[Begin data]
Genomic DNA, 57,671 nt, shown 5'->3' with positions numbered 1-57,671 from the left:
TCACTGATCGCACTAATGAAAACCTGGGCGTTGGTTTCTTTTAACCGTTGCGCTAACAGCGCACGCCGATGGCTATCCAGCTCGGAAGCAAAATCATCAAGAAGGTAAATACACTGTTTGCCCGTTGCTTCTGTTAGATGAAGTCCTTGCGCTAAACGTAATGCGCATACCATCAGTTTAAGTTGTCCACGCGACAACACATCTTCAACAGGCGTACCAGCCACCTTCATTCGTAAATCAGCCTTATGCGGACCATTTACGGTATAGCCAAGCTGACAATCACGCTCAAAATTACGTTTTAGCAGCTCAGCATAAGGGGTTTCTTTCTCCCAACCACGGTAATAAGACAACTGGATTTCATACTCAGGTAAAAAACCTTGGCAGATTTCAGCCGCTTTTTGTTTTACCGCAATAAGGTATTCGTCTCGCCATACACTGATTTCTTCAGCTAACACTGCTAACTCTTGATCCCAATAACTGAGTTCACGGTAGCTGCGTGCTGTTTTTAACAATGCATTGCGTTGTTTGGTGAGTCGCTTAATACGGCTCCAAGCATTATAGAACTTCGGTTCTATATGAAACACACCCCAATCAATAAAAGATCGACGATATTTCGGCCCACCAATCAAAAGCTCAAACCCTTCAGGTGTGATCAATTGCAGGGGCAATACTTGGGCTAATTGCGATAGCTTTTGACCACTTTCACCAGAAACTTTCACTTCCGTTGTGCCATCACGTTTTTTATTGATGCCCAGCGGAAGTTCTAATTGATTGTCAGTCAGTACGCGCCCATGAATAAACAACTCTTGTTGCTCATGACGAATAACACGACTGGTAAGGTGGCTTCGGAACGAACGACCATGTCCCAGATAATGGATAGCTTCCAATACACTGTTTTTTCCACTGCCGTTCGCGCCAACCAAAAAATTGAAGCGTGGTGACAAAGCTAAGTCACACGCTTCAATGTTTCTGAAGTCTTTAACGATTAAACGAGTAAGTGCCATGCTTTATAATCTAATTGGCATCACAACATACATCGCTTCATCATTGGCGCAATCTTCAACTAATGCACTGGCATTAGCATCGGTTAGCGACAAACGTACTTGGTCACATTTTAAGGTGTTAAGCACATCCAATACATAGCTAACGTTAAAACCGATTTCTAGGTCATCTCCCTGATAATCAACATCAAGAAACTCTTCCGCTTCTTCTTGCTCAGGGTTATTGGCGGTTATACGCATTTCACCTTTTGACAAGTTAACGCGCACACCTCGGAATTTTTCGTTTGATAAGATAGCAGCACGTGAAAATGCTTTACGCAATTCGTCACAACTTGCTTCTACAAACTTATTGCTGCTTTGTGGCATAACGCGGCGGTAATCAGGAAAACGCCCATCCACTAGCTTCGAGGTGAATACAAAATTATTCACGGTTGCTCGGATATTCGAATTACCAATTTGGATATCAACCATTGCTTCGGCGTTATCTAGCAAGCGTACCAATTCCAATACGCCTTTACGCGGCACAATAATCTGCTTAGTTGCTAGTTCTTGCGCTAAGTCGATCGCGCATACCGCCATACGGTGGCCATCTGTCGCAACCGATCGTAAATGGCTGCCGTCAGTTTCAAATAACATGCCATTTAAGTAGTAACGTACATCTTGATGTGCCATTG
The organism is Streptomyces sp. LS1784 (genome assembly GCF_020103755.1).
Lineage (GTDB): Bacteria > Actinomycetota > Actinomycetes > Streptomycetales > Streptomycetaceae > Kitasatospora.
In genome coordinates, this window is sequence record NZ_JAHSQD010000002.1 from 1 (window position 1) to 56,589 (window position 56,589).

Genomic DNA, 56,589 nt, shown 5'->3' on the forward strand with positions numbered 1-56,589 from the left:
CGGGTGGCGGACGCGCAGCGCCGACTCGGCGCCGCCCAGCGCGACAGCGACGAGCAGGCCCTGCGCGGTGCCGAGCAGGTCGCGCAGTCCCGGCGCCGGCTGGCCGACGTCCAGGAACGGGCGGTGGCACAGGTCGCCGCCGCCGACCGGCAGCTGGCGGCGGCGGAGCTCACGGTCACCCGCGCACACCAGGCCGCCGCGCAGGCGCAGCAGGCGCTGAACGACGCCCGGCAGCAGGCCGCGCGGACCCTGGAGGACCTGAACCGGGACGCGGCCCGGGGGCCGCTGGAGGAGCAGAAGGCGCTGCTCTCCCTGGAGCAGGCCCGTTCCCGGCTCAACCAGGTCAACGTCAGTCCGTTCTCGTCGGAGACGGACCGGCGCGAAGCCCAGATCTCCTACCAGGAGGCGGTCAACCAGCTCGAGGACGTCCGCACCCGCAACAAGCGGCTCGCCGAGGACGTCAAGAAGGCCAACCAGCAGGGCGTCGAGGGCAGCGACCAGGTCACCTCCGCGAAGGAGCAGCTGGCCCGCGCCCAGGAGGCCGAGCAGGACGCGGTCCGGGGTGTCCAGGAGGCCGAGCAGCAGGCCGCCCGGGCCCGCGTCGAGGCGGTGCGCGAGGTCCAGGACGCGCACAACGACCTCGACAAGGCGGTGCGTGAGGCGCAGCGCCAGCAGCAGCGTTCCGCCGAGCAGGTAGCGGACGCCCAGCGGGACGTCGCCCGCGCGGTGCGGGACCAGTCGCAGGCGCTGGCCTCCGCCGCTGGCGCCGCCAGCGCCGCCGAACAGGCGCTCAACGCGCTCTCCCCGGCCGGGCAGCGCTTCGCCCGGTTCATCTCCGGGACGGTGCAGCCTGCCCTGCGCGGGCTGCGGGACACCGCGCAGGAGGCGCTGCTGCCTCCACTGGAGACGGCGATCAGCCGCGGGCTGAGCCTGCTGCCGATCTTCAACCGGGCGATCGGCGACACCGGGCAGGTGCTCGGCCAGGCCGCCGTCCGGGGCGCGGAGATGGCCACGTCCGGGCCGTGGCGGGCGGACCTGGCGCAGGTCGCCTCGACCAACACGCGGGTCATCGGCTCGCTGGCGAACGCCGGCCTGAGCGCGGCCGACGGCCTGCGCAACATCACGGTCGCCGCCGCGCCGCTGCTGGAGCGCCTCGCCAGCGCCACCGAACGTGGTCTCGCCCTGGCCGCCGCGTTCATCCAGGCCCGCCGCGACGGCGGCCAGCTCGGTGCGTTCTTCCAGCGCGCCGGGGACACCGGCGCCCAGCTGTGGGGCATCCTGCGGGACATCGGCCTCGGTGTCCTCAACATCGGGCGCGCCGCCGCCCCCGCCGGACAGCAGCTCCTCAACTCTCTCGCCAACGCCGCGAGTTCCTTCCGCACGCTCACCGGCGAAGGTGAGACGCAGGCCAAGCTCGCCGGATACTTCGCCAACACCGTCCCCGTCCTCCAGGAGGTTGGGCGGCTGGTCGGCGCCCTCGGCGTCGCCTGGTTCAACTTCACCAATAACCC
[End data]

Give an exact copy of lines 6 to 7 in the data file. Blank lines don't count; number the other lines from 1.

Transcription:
Genomic DNA, 56,589 nt, shown 5'->3' on the forward strand with positions numbered 1-56,589 from the left:
CGGGTGGCGGACGCGCAGCGCCGACTCGGCGCCGCCCAGCGCGACAGCGACGAGCAGGCCCTGCGCGGTGCCGAGCAGGTCGCGCAGTCCCGGCGCCGGCTGGCCGACGTCCAGGAACGGGCGGTGGCACAGGTCGCCGCCGCCGACCGGCAGCTGGCGGCGGCGGAGCTCACGGTCACCCGCGCACACCAGGCCGCCGCGCAGGCGCAGCAGGCGCTGAACGACGCCCGGCAGCAGGCCGCGCGGACCCTGGAGGACCTGAACCGGGACGCGGCCCGGGGGCCGCTGGAGGAGCAGAAGGCGCTGCTCTCCCTGGAGCAGGCCCGTTCCCGGCTCAACCAGGTCAACGTCAGTCCGTTCTCGTCGGAGACGGACCGGCGCGAAGCCCAGATCTCCTACCAGGAGGCGGTCAACCAGCTCGAGGACGTCCGCACCCGCAACAAGCGGCTCGCCGAGGACGTCAAGAAGGCCAACCAGCAGGGCGTCGAGGGCAGCGACCAGGTCACCTCCGCGAAGGAGCAGCTGGCCCGCGCCCAGGAGGCCGAGCAGGACGCGGTCCGGGGTGTCCAGGAGGCCGAGCAGCAGGCCGCCCGGGCCCGCGTCGAGGCGGTGCGCGAGGTCCAGGACGCGCACAACGACCTCGACAAGGCGGTGCGTGAGGCGCAGCGCCAGCAGCAGCGTTCCGCCGAGCAGGTAGCGGACGCCCAGCGGGACGTCGCCCGCGCGGTGCGGGACCAGTCGCAGGCGCTGGCCTCCGCCGCTGGCGCCGCCAGCGCCGCCGAACAGGCGCTCAACGCGCTCTCCCCGGCCGGGCAGCGCTTCGCCCGGTTCATCTCCGGGACGGTGCAGCCTGCCCTGCGCGGGCTGCGGGACACCGCGCAGGAGGCGCTGCTGCCTCCACTGGAGACGGCGATCAGCCGCGGGCTGAGCCTGCTGCCGATCTTCAACCGGGCGATCGGCGACACCGGGCAGGTGCTCGGCCAGGCCGCCGTCCGGGGCGCGGAGATGGCCACGTCCGGGCCGTGGCGGGCGGACCTGGCGCAGGTCGCCTCGACCAACACGCGGGTCATCGGCTCGCTGGCGAACGCCGGCCTGAGCGCGGCCGACGGCCTGCGCAACATCACGGTCGCCGCCGCGCCGCTGCTGGAGCGCCTCGCCAGCGCCACCGAACGTGGTCTCGCCCTGGCCGCCGCGTTCATCCAGGCCCGCCGCGACGGCGGCCAGCTCGGTGCGTTCTTCCAGCGCGCCGGGGACACCGGCGCCCAGCTGTGGGGCATCCTGCGGGACATCGGCCTCGGTGTCCTCAACATCGGGCGCGCCGCCGCCCCCGCCGGACAGCAGCTCCTCAACTCTCTCGCCAACGCCGCGAGTTCCTTCCGCACGCTCACCGGCGAAGGTGAGACGCAGGCCAAGCTCGCCGGATACTTCGCCAACACCGTCCCCGTCCTCCAGGAGGTTGGGCGGCTGGTCGGCGCCCTCGGCGTCGCCTGGTTCAACTTCACCAATAACCC